Smoking food can be used as a method of cooking, preservation, or just as a way to add a deliciously smoky flavour and darker colour. Smoked meats, fish and cheeses are all popular, and can be prepared in a number of ways, including cold smoking, warm smoking, hot smoking, or adding liquid smoke. Wood is most commonly used to create the necessary smoke, with different woods imparting a different flavour to the food.
Types of food smoking
Cold smoking is a process that involves smoking raw foods at relatively low temperatures of 68 to 86°F (20 to 30°C). This type of smoking does not cook the food, so meats and fish should be fully cured beforehand, and may also need to be cooked afterwards.
Popular cold-smoked foods include cheese or nuts, as well as meats like chicken breasts, beef, pork chops, salmon, scallops, and steak. Cold-smoked meat can be hung up to dry first, causing a tacky outer layer called a pellicle to form on the surface of the meat. This is useful as it holds more smoke, resulting in a stronger flavour.
Warm smoking uses temperatures of 77 to 104°F (25 to 40°C) and can be used to flavour cured pork, sausages, fish and soft cheese. As with cold smoking, this does not cook or preserve the food.
Hot smoking is the method with which most people are more familiar. It uses temperatures that are hot enough to fully cook the food as well as smoking it, but not so hot that the meat becomes overly dry, typically in the range of 126 to 176°F (52 to 80°C). Hot smoking can take place on a large scale, in industrial smokehouses, or at home, using a stovetop smoker or smoker oven. It is popularly used for a variety of foods, including ham, ribs, steak, salmon, chicken or lobster.
Liquid smoke is another way to add smoky flavour to your food at home. Made from water infused with wood smoke, it can be added to various dishes in small amounts to give that unmistakable smoky flavour.
There are many different types of wood you can use for smoking, each with their own subtly different characteristics. Different woods pair well with different foods, so it’s worth taking time to learn about a few of them before you make your choice.
Alder has a light, slightly sweet flavour, and works well with white meat like fish or poultry.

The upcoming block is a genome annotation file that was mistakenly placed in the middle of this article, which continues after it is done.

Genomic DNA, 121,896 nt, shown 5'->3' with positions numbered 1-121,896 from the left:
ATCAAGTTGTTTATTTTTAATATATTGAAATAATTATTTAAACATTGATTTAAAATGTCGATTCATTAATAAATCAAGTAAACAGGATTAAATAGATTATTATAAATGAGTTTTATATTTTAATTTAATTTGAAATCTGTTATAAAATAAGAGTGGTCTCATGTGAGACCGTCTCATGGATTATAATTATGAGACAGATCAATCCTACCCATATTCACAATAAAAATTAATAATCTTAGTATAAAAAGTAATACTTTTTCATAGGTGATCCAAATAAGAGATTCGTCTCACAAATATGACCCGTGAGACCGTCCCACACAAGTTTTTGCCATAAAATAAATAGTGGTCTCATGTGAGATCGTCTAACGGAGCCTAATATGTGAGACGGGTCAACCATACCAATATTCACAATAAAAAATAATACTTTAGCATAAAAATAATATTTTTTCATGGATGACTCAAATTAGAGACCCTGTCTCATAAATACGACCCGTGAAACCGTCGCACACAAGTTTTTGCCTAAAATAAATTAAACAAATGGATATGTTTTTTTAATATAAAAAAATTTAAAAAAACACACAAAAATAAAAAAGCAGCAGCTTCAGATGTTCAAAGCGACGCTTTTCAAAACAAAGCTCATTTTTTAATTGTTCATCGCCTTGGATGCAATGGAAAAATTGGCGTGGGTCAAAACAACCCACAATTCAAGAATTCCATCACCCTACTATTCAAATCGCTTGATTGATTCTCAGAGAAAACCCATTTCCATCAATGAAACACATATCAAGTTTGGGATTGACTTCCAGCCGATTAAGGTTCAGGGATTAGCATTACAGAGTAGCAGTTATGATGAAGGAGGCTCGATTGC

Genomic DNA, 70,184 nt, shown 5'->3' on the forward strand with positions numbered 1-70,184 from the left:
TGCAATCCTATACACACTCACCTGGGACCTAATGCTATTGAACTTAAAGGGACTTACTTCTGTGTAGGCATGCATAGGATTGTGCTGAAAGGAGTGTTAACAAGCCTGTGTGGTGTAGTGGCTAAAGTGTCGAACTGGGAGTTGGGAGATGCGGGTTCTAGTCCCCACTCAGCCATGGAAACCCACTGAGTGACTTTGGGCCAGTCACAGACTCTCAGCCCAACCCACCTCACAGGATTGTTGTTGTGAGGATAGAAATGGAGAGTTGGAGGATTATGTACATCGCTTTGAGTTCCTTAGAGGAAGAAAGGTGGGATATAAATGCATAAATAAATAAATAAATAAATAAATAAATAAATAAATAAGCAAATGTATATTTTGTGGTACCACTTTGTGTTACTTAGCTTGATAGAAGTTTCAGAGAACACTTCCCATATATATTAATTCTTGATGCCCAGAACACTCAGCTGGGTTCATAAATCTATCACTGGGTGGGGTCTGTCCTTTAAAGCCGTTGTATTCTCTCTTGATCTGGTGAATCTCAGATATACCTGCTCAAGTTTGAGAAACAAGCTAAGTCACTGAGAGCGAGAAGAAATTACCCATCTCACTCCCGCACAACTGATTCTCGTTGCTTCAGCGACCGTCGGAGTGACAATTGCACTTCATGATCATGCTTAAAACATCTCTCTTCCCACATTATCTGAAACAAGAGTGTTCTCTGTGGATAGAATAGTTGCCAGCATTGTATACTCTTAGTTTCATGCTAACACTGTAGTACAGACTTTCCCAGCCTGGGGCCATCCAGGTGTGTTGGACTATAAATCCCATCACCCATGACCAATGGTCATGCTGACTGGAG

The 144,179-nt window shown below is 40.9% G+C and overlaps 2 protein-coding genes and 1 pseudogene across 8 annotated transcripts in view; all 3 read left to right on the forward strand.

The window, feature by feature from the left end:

Applewood is sweet and fruity, and is typically used with pork, fish and poultry.
Hickory has a stronger, more pronounced flavour that makes it perfect for red meat, and ribs in particular.
Pecan has a strong, nutty, fruity flavour, and works particularly well with poultry, beef, pork, and game.
Maple has a sweet, delicate flavour, and works well with poultry and ham. It can also be used to add colour, and may be paired with another wood like alder, oak, or applewood.
Mesquite is the most intensely flavoured wood smoke, and should be used carefully to avoid overpowering your food. Use a little in combination with a milder smoke, and avoid using it on larger cuts of meat that need longer cooking times.
Oak has a subtle flavour that builds gradually during the cooking process. This means it works best with those large cuts that need longer in the smoker.
Cherrywood has a mild, sweet flavour that goes well with most things.
Types of smoker
If you’re thinking of investing in a smoker, there are several factors to consider. As well as looking for results, you may need something that’s simple to use, especially if you’re still a beginner, and affordability is always important too.
Electric smokers use an electrical element to heat the wood and make it smoke. You can adjust the temperature using a simple dial, which makes them great for beginners, but they do tend to be on the expensive side, and actually create less smoke than other types of smoker.
Propane smokers use a gas flame to make the wood smoke. They, too, can be controlled using a temperature dial, making them simple to use, and they can reach higher temperatures than electric units, which means more smoke.
Charcoal smokers impart more flavour than electric or propane smokers, and they also tend to be cheaper, although you do need to keep paying out for more charcoal. They require a little more knowledge and attention, as you will need to start and tend to the fire without the help of technology.
Wood smokers give the best flavour, but can be tricky to maintain at a constant temperature. They’re a great option if you know what you’re doing, but they may prove frustrating for beginners.
Pellet smokers have all the flavour of wood smokers, but the wood is in a convenient pellet form, which makes it easier to assemble the fire and maintain a constant temperature. Unfortunately, they don’t come cheap, but if you’re looking to invest in something that combines lots of smoke with relative ease of use, they’re a great choice.
How to smoke meat